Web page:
In Herrera v. AllianceOne Receivable Management, Inc., 2016 WL 1077110, at *1 (S.D.Cal., 2016), Chief Judge Moskowitz held that the TCPA does not apply to debt collection calls placed by an autodialer for debt collection purposes when the call does not include a pre-recorded message.  The facts were as follows:

The allegations in Plaintiffs’ FAC, filed on June 23, 2015, stem from a “Demand for Payment-Court Ordered Debt Collection” issued by the Franchise Tax Board and received by Plaintiff Gilverto Herrera in January 2012. (FAC ¶ 5.) The demand was submitted to the Franchise Tax Board by AllianceOne, and referenced three cases in San Diego Superior Court against a “Gilberto G. Herrera” for unpaid traffic tickets. (FAC ¶¶ 5, 10.) Because Plaintiffs believed the demand was for a different individual, Plaintiffs faxed a letter in February 2012 to the Franchise Tax Board and AllianceOne and included a copy of Gilverto’s driver license and social security card as identification. (FAC ¶ 7.) Plaintiffs also visited Defendant’s office at the San Diego Superior Court, South County, multiple times in February and March 2012. (FAC ¶ 8.)   Plaintiffs’ income tax refund was seized and sent to the Franchise Tax Board on March 21, 2012. (FAC ¶ 9.) Plaintiffs subsequently filed a petition in San Diego Superior Court for the return of the funds and to remove the case from Gilverto’s credit record. (FAC ¶ 11.) The Plaintiffs received a judgment in their favor in May 2012 and Gilverto successfully removed the citations from his driving record soon thereafter. (FAC ¶¶ 11-12.)  Plaintiffs allege that despite the court order, Defendant continued contacting Plaintiffs on their residential telephone and by mail. (FAC ¶ 13.) Plaintiffs also allege that Gilverto’s credit score was negatively impacted as a result of Defendant’s actions. (FAC ¶ 13.) Specifically, Plaintiffs allege that they were denied credit on several occasions, had difficulty refinancing their home loan, and obtained loans at a higher interest rate because of Gilverto’s low credit score. (FAC ¶ 13.) Plaintiffs also insist that they continued to receive notices from the Franchise Tax Board and IRS about non-payment of fines and potential garnishment of their property and future wages. (FAC ¶ 13.)  Gilverto works for the Department of Defense and maintains a security clearance, which allegedly requires that he maintain a good credit rating. (FAC ¶ 14.) Because of the adverse credit report, Plaintiffs allege that Gilverto received an adverse work evaluation and that his job was in jeopardy. (FAC ¶ 14.)

The District Court granted the Defendant debt collector’s motion to dismiss.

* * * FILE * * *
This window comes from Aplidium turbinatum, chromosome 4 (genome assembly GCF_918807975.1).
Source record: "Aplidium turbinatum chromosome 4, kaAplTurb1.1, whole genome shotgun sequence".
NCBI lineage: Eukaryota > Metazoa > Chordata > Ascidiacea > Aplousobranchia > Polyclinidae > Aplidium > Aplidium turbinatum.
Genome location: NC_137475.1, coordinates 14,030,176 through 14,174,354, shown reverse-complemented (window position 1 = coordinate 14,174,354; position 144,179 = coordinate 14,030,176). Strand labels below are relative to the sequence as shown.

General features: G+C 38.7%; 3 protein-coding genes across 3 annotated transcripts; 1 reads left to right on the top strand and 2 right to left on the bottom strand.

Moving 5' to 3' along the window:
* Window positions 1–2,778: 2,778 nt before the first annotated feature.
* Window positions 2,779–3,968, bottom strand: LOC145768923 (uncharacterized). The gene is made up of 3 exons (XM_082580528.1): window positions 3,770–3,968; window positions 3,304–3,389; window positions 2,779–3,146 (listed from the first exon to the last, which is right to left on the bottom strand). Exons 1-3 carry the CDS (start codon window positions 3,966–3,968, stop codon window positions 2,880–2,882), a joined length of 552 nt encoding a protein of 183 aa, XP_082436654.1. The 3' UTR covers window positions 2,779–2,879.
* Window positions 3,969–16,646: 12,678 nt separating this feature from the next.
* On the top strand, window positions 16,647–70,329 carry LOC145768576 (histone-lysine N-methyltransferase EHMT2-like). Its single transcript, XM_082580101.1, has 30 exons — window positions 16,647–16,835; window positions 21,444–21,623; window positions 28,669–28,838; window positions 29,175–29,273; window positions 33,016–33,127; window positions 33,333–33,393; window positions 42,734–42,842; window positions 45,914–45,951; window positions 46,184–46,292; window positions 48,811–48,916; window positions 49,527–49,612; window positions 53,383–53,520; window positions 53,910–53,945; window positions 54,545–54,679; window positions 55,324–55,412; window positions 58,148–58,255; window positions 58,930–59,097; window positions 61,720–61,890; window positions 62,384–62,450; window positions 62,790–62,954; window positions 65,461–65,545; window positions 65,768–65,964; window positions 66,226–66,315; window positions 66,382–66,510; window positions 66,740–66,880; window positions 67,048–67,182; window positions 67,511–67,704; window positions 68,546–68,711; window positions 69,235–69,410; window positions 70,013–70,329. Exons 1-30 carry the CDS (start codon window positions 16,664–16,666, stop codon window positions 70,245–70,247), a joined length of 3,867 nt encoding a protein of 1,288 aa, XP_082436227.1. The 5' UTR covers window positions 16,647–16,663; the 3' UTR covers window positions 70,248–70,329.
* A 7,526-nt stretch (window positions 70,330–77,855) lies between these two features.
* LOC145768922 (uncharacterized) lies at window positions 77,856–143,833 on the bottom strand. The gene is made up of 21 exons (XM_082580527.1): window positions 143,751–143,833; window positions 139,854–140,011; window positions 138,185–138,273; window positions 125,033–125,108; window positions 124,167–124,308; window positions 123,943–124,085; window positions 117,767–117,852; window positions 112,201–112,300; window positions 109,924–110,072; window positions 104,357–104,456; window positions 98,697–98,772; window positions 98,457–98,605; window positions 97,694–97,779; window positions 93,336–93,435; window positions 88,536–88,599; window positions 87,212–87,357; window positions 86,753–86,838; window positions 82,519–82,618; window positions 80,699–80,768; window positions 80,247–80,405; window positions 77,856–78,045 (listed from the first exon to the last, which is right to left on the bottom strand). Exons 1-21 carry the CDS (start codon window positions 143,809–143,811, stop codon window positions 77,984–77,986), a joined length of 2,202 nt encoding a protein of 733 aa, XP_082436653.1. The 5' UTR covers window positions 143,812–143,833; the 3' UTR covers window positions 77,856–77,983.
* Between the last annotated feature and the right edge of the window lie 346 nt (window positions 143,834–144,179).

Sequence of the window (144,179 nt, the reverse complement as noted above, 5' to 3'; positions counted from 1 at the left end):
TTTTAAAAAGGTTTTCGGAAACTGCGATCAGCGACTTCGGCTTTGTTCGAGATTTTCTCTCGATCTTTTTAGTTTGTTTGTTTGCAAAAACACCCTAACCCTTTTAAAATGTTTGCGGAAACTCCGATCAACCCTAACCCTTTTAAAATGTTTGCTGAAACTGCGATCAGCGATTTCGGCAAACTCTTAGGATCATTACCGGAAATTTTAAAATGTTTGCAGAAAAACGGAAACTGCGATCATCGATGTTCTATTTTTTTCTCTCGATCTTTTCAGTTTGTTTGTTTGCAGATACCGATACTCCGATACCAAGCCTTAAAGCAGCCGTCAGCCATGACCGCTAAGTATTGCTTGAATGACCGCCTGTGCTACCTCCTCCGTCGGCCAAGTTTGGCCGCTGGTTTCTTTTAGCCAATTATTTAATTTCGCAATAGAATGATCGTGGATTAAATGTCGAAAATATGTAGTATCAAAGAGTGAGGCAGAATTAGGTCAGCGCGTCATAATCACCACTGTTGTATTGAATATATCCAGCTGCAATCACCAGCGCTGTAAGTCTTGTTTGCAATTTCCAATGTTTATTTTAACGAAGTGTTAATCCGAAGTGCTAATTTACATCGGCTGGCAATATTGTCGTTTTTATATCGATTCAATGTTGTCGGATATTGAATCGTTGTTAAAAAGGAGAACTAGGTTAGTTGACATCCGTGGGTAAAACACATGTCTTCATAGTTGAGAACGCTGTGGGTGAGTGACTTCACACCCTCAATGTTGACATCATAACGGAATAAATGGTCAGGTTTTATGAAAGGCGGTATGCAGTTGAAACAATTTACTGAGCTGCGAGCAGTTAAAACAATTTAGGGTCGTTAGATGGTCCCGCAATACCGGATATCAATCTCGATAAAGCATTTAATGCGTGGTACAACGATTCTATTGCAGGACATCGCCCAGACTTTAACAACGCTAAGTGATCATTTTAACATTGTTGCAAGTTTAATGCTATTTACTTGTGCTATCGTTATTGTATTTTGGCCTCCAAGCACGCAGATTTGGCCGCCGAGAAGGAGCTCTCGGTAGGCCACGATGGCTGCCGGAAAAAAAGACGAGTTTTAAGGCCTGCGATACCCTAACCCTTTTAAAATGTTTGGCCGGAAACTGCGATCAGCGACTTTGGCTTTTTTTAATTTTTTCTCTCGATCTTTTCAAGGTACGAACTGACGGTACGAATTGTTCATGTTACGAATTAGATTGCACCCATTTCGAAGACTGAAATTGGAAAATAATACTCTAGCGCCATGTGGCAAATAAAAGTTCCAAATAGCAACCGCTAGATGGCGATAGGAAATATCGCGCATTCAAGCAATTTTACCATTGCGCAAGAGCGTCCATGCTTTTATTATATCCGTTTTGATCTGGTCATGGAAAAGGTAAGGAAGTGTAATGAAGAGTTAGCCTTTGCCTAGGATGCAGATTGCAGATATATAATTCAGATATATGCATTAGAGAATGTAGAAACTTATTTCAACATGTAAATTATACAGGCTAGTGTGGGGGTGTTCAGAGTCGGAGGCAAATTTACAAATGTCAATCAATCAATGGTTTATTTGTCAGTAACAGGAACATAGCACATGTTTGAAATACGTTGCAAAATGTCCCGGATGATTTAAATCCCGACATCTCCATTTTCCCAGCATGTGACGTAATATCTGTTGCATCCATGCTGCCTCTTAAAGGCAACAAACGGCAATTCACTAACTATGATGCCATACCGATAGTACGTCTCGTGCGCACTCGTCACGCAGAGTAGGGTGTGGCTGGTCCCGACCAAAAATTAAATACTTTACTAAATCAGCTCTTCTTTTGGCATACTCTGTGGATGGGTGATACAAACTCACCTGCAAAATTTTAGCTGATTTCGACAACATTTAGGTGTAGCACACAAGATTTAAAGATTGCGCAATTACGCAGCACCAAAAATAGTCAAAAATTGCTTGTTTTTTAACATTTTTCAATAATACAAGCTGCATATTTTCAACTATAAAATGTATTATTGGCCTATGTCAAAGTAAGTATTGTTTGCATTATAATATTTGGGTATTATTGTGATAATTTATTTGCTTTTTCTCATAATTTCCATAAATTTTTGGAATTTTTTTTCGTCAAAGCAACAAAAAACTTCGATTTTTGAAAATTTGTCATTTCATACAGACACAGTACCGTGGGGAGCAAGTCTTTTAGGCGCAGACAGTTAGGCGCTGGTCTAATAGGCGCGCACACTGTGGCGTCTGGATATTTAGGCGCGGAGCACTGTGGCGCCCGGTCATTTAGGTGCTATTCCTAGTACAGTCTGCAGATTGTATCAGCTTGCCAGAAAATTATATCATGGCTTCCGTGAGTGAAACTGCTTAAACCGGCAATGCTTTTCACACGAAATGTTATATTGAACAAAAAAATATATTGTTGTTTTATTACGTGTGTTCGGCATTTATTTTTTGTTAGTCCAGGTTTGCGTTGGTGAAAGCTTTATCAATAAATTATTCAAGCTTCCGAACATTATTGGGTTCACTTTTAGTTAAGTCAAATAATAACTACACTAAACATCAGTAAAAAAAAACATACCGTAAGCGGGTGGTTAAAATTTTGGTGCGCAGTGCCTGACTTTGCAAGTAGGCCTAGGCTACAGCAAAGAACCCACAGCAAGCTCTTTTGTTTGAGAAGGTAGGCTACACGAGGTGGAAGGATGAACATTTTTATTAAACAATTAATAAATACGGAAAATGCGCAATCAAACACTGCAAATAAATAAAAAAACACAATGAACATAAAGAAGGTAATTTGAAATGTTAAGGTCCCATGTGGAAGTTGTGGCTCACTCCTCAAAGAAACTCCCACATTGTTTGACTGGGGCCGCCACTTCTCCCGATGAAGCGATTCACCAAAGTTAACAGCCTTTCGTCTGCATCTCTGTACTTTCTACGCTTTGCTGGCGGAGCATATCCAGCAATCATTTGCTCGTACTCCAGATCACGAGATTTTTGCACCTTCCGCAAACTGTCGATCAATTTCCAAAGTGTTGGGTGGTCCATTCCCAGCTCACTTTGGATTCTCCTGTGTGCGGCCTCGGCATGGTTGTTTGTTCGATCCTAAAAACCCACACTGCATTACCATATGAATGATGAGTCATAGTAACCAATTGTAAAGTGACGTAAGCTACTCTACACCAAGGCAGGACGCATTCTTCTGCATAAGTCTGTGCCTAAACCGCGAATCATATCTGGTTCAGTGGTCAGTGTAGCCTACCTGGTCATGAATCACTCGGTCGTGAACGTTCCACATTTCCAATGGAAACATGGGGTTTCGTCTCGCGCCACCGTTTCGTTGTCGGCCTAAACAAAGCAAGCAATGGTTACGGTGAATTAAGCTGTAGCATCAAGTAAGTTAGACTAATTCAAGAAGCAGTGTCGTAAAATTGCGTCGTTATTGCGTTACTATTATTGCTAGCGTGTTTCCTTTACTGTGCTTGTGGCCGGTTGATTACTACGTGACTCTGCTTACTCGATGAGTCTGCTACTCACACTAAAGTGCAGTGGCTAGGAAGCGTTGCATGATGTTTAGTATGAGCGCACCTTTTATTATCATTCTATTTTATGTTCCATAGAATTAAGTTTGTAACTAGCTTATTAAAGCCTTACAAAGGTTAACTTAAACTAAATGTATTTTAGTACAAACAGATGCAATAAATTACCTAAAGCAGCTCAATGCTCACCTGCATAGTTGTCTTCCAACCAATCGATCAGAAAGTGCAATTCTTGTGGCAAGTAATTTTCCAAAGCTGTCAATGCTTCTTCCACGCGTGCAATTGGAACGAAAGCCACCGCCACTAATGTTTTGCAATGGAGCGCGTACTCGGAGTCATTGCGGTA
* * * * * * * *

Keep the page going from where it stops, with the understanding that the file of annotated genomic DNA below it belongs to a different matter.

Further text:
In 1995, the FCC again reiterated its decision that “prerecorded debt collection calls are adequately covered by exemptions adopted in our rules.” Rules and Regulations Implementing the TCPA, 10 FCC Rcd. 12391, 12400 (Aug. 7, 1995) (“1995 Report and Order”). The FCC further clarified that “prerecorded debt collection calls are exempt from the prohibitions on prerecorded calls to residences as commercial calls which do not transmit unsolicited advertisement.” Id. (citing 1992 Report and Order, 7 FCC Rcd. at 8773) (alterations omitted).  However, the FCC has not specifically addressed the applicability of the TCPA to debt collection calls with made to non-debtors. Given this ambiguity in the FCC’s regulations, courts have struggled to determine how the FCC’s explicit language—exempting “debt collection calls”—applies when the calls are erroneously made to non-debtors.  The court in Watson v. NCO Group, Inc., 462 F.Supp.2d 641 (E.D.Pa.2006), noted that a non-debtor has a greater right to privacy than someone who has fallen into debt. The court stated that the FCC exempted calls that “adversely affect the privacy rights intended to be protected by the TCPA.” Id. at 645. Therefore, because the court held that a non-debtor’s rights are violated when they are subjected to erroneous debt collection calls, the court found that the defendant’s calls were not exempt from the TCPA. Id.  However, in Franasiak v. Palisades Collection, LLC, 822 F.Supp.2d 320 (W.D.N.Y.2011), the court held that all debt collection calls are exempt under the FCC’s regulations regardless of whether or not the intended recipient was in fact a debtor. The court noted that grouping calls to debtors and non-debtors together afforded the proper deference to the FCC’s regulations. Id. at 325; see also Santino v. NCO Fin. Sys., Inc., No. 09–CV–982–JTC, 2011 WL 754874 (W.D.N.Y. Feb. 24, 2011) (noting that the court in Watson failed to “accord appropriate judicial deference to agency rules”); Meadows v. Franklin Collection Serv., Inc., No. 09–CV–605–LSC, 2010 WL 2605048 (N.D.Ala. June 25, 2010) (stating that the FCC has determined that all debt collection calls are excluded from the TCPA, including contacts to non-debtors) aff’d in relevant part, 414 Fed.Appx. 230 (11th Cir.2011).  The Court agrees with the reasoning in Franasiak. The FCC explicitly stated that prerecorded debt collection calls are covered by the exemption that applies to commercial calls that do not transmit an unsolicited advertisement. See 1995 Report and Order, 10 FCC Rcd. At 12400. Until the FCC instructs otherwise, the Court follows the reasoning in Franasiak, and holds that the phrase “debt collection calls” in the FCC’s regulations includes calls made to non-debtors.  Applied to the case at hand, Plaintiffs’ TCPA claims should be dismissed. Although Plaintiffs allege that they are non-debtors, Defendant’s calls were made for a commercial purpose and did not transmit an unsolicited advertisement. It is for the FCC, not the Court, to determine whether or not debt collection calls made to non-debtors are an exception to the general debt collection exemption. Therefore, Defendant’s motion to dismiss Plaintiffs’ fifth and sixth causes of action is GRANTED.